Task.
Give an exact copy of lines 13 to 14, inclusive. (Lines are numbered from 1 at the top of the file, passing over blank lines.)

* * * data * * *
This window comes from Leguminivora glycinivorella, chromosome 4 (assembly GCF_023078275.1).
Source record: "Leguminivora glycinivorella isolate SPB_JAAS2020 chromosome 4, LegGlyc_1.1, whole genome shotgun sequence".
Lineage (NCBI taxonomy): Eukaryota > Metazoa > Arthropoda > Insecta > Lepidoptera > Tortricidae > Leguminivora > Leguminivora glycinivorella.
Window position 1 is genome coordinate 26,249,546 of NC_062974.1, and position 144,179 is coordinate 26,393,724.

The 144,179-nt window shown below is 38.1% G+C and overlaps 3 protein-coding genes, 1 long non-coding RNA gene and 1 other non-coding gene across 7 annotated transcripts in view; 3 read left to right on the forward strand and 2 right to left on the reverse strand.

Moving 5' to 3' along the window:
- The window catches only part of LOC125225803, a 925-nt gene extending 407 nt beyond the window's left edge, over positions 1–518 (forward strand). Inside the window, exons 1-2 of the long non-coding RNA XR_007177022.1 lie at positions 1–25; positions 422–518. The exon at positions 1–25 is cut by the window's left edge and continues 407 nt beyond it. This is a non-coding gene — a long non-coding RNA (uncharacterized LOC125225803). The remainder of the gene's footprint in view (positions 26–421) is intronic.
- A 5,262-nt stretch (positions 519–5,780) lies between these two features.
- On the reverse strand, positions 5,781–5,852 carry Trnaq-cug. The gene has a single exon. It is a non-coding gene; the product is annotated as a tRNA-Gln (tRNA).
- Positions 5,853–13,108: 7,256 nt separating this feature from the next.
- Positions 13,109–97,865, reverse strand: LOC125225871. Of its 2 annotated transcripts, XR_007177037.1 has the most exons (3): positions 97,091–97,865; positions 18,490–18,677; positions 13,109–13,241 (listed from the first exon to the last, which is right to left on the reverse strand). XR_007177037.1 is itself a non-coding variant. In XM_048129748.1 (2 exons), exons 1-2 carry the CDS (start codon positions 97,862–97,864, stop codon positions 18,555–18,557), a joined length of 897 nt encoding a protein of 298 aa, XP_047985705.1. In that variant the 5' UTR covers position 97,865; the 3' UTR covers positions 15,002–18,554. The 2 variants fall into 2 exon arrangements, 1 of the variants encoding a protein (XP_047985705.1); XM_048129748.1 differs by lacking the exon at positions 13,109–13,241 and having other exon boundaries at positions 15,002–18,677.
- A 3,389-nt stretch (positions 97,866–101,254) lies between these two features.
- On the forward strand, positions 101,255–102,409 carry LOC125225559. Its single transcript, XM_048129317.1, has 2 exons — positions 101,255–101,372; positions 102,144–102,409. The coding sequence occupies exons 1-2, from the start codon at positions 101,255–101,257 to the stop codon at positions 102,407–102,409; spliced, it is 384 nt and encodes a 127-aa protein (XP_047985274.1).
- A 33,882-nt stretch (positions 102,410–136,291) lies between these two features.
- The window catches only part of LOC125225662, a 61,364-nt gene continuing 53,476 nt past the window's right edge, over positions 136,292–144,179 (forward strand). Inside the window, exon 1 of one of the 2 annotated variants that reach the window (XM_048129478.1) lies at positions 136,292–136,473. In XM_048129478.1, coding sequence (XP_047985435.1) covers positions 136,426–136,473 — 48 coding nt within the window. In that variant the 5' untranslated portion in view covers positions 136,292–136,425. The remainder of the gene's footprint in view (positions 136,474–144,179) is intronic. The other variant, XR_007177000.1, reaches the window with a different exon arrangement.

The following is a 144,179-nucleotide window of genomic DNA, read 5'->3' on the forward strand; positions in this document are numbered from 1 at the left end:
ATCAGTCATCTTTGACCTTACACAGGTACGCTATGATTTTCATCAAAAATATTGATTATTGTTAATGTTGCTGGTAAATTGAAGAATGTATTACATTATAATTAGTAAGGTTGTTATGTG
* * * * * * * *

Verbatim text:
- On the forward strand, positions 101,255–102,409 carry LOC125225559. Its single transcript, XM_048129317.1, has 2 exons — positions 101,255–101,372; positions 102,144–102,409. The coding sequence occupies exons 1-2, from the start codon at positions 101,255–101,257 to the stop codon at positions 102,407–102,409; spliced, it is 384 nt and encodes a 127-aa protein (XP_047985274.1).
- A 33,882-nt stretch (positions 102,410–136,291) lies between these two features.